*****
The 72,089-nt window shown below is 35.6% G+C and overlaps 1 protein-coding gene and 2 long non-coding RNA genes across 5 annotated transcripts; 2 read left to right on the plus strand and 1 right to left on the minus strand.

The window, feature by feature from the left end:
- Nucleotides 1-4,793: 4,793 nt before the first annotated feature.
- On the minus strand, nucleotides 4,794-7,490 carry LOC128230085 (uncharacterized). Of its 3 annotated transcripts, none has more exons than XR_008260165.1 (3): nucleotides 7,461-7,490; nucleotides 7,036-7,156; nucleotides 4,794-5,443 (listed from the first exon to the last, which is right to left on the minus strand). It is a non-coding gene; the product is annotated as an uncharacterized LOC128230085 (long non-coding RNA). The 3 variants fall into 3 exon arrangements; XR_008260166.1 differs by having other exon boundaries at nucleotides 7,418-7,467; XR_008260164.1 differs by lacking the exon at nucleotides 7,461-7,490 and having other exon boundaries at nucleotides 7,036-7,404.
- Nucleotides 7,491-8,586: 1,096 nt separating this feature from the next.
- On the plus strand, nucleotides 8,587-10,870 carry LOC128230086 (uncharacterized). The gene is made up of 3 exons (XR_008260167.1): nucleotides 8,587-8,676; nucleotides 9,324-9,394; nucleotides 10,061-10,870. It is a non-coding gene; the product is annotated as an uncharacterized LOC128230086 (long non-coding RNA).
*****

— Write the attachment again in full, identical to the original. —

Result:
The 72,089-nt window shown below is 35.6% G+C and overlaps 1 protein-coding gene and 2 long non-coding RNA genes across 5 annotated transcripts; 2 read left to right on the plus strand and 1 right to left on the minus strand.

The window, feature by feature from the left end:
- Nucleotides 1-4,793: 4,793 nt before the first annotated feature.
- On the minus strand, nucleotides 4,794-7,490 carry LOC128230085 (uncharacterized). Of its 3 annotated transcripts, none has more exons than XR_008260165.1 (3): nucleotides 7,461-7,490; nucleotides 7,036-7,156; nucleotides 4,794-5,443 (listed from the first exon to the last, which is right to left on the minus strand). It is a non-coding gene; the product is annotated as an uncharacterized LOC128230085 (long non-coding RNA). The 3 variants fall into 3 exon arrangements; XR_008260166.1 differs by having other exon boundaries at nucleotides 7,418-7,467; XR_008260164.1 differs by lacking the exon at nucleotides 7,461-7,490 and having other exon boundaries at nucleotides 7,036-7,404.
- Nucleotides 7,491-8,586: 1,096 nt separating this feature from the next.
- On the plus strand, nucleotides 8,587-10,870 carry LOC128230086 (uncharacterized). The gene is made up of 3 exons (XR_008260167.1): nucleotides 8,587-8,676; nucleotides 9,324-9,394; nucleotides 10,061-10,870. It is a non-coding gene; the product is annotated as an uncharacterized LOC128230086 (long non-coding RNA).